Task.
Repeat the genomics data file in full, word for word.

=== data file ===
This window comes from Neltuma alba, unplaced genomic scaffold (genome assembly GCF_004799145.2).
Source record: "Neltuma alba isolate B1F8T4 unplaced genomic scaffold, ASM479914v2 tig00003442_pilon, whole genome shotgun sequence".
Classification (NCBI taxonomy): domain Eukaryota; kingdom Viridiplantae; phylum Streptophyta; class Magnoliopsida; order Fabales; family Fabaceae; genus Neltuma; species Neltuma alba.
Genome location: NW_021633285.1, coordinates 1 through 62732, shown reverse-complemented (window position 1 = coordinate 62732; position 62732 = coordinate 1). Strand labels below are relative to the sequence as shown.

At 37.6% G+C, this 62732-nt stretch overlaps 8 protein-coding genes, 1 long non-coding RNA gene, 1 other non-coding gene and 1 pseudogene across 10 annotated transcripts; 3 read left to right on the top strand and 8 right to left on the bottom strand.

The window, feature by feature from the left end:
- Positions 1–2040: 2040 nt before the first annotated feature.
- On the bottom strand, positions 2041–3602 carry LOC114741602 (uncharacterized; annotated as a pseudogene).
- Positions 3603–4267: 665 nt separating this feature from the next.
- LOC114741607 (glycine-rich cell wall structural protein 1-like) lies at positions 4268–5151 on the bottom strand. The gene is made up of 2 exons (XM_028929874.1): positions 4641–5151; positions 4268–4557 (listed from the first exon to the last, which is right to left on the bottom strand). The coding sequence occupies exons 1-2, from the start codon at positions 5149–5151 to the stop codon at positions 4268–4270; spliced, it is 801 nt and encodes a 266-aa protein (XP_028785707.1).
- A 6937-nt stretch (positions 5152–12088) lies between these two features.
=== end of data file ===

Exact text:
This window comes from Neltuma alba, unplaced genomic scaffold (genome assembly GCF_004799145.2).
Source record: "Neltuma alba isolate B1F8T4 unplaced genomic scaffold, ASM479914v2 tig00003442_pilon, whole genome shotgun sequence".
Classification (NCBI taxonomy): domain Eukaryota; kingdom Viridiplantae; phylum Streptophyta; class Magnoliopsida; order Fabales; family Fabaceae; genus Neltuma; species Neltuma alba.
Genome location: NW_021633285.1, coordinates 1 through 62732, shown reverse-complemented (window position 1 = coordinate 62732; position 62732 = coordinate 1). Strand labels below are relative to the sequence as shown.

At 37.6% G+C, this 62732-nt stretch overlaps 8 protein-coding genes, 1 long non-coding RNA gene, 1 other non-coding gene and 1 pseudogene across 10 annotated transcripts; 3 read left to right on the top strand and 8 right to left on the bottom strand.

The window, feature by feature from the left end:
- Positions 1–2040: 2040 nt before the first annotated feature.
- On the bottom strand, positions 2041–3602 carry LOC114741602 (uncharacterized; annotated as a pseudogene).
- Positions 3603–4267: 665 nt separating this feature from the next.
- LOC114741607 (glycine-rich cell wall structural protein 1-like) lies at positions 4268–5151 on the bottom strand. The gene is made up of 2 exons (XM_028929874.1): positions 4641–5151; positions 4268–4557 (listed from the first exon to the last, which is right to left on the bottom strand). The coding sequence occupies exons 1-2, from the start codon at positions 5149–5151 to the stop codon at positions 4268–4270; spliced, it is 801 nt and encodes a 266-aa protein (XP_028785707.1).
- A 6937-nt stretch (positions 5152–12088) lies between these two features.